October 13, 2013 § Leave a comment


Peter Norvig in a response to Noam Chomsky, wrote a lengthy essay on his blog. In it he described and engaged with Chomsky’s claim that “researchers in machine learning who use purely statistical methods to produce behavior that mimics something in the world, but who don’t try to understand the meaning of that behavior.”

In so doing, Norvig provided some great examples of statistical models can and cannot do. Before he approached the ultimate question, “are models that try to approximate meaning in language using statistics useful?”, he set up a pretty great explanation of the ways in which statistical models are used. Some key passages are below.

While talking about the inferential power of statistical models, Norvig took the example of the ideal gas law (P = N k T / V). About this model Norvig says

This model ignores that complexity and summarizes our uncertainty about the location of individual molecules. Thus, even though it is statistical and probabilistic, even though it does not completely model reality, it does provide both good predictions and insight—insight that is not available from trying to understand the true movements of individual molecules. I think this is a great way to separate what models can and cannot do.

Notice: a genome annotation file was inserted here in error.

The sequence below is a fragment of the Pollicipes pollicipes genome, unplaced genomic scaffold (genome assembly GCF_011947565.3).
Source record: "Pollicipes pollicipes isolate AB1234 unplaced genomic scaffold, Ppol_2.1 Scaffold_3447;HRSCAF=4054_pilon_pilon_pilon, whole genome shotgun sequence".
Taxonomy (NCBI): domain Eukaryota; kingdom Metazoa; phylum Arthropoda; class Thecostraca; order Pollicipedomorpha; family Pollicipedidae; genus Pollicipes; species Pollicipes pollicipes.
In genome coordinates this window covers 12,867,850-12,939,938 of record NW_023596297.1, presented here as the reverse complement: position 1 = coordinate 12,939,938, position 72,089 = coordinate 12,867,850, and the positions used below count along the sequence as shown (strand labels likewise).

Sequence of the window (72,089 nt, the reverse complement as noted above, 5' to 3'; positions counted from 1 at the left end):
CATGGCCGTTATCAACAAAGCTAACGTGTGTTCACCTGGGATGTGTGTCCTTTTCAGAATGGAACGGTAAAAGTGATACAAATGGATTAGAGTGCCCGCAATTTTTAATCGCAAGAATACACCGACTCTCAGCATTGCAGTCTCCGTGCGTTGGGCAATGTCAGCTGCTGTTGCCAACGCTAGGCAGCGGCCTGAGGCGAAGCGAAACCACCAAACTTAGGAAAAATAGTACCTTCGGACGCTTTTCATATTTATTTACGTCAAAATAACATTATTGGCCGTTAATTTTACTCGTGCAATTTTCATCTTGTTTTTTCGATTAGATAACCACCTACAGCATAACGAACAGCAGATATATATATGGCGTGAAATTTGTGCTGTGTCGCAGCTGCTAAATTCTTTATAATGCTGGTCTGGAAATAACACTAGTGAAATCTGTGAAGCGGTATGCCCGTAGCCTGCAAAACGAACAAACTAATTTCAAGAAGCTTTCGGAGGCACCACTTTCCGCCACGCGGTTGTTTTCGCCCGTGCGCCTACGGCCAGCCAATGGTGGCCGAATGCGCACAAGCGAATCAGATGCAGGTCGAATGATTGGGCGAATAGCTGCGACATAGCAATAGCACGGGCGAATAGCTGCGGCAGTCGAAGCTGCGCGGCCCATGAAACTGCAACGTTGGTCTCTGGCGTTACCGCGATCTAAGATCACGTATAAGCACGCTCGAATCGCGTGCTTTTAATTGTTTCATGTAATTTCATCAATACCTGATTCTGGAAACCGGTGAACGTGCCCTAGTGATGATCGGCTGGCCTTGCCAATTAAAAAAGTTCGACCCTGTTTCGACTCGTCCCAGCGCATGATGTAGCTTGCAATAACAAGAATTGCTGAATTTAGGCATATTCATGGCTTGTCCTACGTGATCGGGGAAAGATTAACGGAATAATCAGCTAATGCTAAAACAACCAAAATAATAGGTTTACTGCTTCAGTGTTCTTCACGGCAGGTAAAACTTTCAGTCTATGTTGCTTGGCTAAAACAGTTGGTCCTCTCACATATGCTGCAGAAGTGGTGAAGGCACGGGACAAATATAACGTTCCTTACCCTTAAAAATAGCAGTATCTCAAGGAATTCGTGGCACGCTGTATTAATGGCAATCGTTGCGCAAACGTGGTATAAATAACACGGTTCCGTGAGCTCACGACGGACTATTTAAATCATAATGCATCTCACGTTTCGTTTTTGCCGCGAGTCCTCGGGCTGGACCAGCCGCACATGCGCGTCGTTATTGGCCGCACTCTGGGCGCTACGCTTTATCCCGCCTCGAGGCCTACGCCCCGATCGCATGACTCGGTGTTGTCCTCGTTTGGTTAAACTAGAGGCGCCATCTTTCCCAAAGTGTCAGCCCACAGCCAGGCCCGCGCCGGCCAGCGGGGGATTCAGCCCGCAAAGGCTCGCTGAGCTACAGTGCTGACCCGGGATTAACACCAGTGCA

Later, Norvig makes an engineering, or performance based, case for statistical linguistic models instead of logical ones, which I thought was interesting but somewhat missed the point of what Chomsky’s original complaint was. None the less, he finishes out the blog post by approaching the scientific premise upon which Chomsky built his argument and engaging with that.

Norvig suggests that Chomsky’s argument or theory is categorical, and cannot account for gradience like a statistical model can. Even a naive Markov-chain model can be graded according to the probability or extreme-improbability of a sentence or phrase occurring. This gives far more power for insight than the type of logical model that Chomsky might embrace. Norvig says “Chomsky’s theory, being categorical, cannot make this distinction; all it can distinguish is grammatical/ungrammatical.

The final portion of this article is the most interesting to me. In it, Norvig describes and gives some of his thoughts on the two cultures of modeling: data modeling and algorithmic modeling. The section is too long to quote here, but I highly recommend it.


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You are currently reading PETER NORVIG RESPONDS TO CHOMSKY at Samarth Bhaskar.


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